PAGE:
Wednesday, August 9, 2017

Subtle paths to effective Hamiltonians in complex materials

Many of the most interesting materials involve significant chemical and structural complexity. Indeed, it is not unusual for a unit cell for a crystal to contain the order of one hundred atoms.
Yet, for a given class of materials, one would like to find an effective Hamiltonian involving as few degrees of freedom and parameters as possible.

Following Kino and Fukuyama, twenty years ago I argued that the simplest possible effective Hamiltonian for a large class of superconducting organic charge transfer salts was a one-band Hubbard model on an anisotropic triangular lattice at half filling.
It seemed natural to then argue that the relevant model for the spin degrees of freedom in the Mott insulating phase is the corresponding frustrated Heisenberg model with spatial anisotropy determined by the anisotropy in the tight-binding model.

However, it turns out this is not the case.
There are some subtle quantum interference effects that I overlooked in the "derivation"  of these effective models, leading to a different spatial anisotropy.
This is shown by some of my colleagues in a nice recent paper, accepted for PRL.

Dynamical reduction of the dimensionality of exchange interactions and the "spin-liquid" phase of κ-(BEDT-TTF)2X 
B. J. Powell, E. P. Kenny, J. Merino


This raises questions about what the relevant effective Hamiltonian is for the metallic, superconducting, and (possibly) ferroelectric phases.

The paper's significance goes beyond organic charge transfer salts to the general problem of finding effective Hamiltonians in complex materials.

Similar interference effects have been found to arise in quite a different class of materials.

Heisenberg and Dzyaloshinskii-Moriya interactions controlled by molecular packing in trinuclear organometallic clusters 
B. J. Powell, J. Merino, A. L. Khosla, and A. C. Jacko

This also reminds me of subtleties (and debates) that occur in the Zhang-Rice "derivation" of the t-J model from a three-band Hubbard model.

Saturday, August 5, 2017

Who was the greatest theoretical chemist of the 19th century?

Dimitri Mendeleev, who proposed the periodic table of the elements, purely from phenomenology and without quantum mechanics!
He even successfully predicted the existence of new elements and their properties.

A friend who is a high school teacher [but not a scientist] asked me about how he should teach the periodic table to chemistry students. It is something that students often memorise, especially in rote-learning cultures, but have little idea about what it means and represents. It makes logical sense, even without quantum mechanics. This video nicely captures both how brilliant Mendeleev was and the logic behind the table.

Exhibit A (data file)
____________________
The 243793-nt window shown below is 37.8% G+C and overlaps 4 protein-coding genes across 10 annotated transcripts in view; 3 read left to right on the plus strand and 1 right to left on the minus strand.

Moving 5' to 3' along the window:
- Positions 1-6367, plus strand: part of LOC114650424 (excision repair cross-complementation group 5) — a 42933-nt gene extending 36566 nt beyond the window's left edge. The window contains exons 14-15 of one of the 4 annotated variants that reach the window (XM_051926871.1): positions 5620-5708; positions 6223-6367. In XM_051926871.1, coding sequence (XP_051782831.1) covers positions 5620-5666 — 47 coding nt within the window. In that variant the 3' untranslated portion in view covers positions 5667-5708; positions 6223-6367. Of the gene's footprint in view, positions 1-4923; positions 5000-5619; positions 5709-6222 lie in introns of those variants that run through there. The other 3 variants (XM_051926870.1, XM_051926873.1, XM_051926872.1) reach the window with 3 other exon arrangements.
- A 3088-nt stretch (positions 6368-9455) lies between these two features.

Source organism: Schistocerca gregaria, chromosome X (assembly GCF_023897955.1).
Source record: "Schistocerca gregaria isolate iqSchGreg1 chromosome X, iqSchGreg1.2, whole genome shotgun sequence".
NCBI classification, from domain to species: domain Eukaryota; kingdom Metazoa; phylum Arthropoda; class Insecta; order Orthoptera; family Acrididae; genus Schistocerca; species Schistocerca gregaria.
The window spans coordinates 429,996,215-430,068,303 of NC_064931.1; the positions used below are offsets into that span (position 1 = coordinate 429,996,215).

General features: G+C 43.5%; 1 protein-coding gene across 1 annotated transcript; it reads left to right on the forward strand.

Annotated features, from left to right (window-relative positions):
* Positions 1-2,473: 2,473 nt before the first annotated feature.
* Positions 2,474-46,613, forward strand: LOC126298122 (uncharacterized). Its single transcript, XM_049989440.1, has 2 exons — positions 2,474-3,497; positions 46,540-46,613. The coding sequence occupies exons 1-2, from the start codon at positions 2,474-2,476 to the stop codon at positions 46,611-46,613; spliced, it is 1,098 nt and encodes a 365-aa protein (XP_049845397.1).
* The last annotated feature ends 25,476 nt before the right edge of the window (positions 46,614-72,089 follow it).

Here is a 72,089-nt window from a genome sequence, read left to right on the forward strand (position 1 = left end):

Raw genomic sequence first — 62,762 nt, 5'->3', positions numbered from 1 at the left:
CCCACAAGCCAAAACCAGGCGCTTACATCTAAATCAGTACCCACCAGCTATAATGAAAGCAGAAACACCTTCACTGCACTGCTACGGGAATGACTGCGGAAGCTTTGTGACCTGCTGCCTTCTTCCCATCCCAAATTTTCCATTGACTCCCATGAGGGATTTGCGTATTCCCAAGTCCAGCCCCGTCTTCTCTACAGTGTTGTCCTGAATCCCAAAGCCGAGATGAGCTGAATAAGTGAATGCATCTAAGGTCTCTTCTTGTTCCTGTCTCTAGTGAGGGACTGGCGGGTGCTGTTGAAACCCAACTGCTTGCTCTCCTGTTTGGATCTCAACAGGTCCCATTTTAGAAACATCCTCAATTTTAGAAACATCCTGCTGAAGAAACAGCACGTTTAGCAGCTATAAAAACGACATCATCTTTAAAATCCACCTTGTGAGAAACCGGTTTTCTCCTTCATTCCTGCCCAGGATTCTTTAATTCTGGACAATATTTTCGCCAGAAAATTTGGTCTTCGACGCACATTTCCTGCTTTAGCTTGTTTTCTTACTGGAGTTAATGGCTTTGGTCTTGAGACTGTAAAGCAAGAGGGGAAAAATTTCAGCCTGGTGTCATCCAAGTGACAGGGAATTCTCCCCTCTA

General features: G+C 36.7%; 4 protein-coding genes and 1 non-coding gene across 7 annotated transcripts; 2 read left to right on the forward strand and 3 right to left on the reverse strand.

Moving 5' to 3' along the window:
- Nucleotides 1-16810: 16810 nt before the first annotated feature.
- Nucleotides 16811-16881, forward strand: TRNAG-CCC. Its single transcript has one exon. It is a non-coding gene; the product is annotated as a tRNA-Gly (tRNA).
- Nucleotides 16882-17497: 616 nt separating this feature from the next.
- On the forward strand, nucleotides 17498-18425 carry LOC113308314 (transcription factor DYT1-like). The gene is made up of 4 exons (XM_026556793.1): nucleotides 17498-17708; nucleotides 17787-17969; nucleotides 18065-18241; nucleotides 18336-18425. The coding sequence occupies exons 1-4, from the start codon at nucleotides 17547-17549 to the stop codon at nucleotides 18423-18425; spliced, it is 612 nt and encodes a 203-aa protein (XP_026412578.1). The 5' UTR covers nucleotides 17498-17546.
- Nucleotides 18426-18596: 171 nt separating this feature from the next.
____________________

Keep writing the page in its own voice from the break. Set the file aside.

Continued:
A key idea is how each column contains elements with similar chemical and physical properties and that as one goes down the column there are systematic trends.
It is good for students to see this with their own eyes.
This video from the Royal Society of Chemistry shows in spectacular fashion how the alkali metals are all highly reactive and that as one goes down the column the reactivity increases.



The next amazing part of the story is how once quantum theory came along it all started to make sense!

Tuesday, August 1, 2017

The role of the Platonic ideal in solid state physics

In the book Who Got Einstein's Office?, about the Institute for Advanced Study at Princeton, the author Ed Regis, mocks it as the "One True Platonic Heaven" because he claims its members are Platonic idealists, who are interested in pure theory, and disdain such "impurities" as computers and applied mathematics.


This stimulated me to think about the limited but useful role of pure mathematics, Platonic idealism, and aesthetics in solid state theory. People seem particularly excited when topology and/or geometry plays a role.

The first example I could think of is the notion of a perfect crystal.

Then comes Bloch's theorem, which surely is the central idea of introductory solid state physics.

Beautiful examples where advanced pure maths plays are role are
Chern-Simons theory of edge states in the Quantum Hall Effect
and topological terms in the action for quantum spin chains, as elucidated by Haldane.

As I have said before I think topological insulators is a beautiful, fascinating, and important topic. However, I am concerned by the disproportionately large number of people working on the topic and the associated hype. I wonder if some of the appeal and infatuation is driven by Platonic idealism.

For a classic example of how Platonism leads to imperfect theory is Kepler's Platonic solid model of the Solar System from Mysterium Cosmographicum (1596).


Good theory finds a balance between beauty and the necessity of dirty details.

Can you think of other examples where Platonic idealism plays a positive role in condensed matter theory?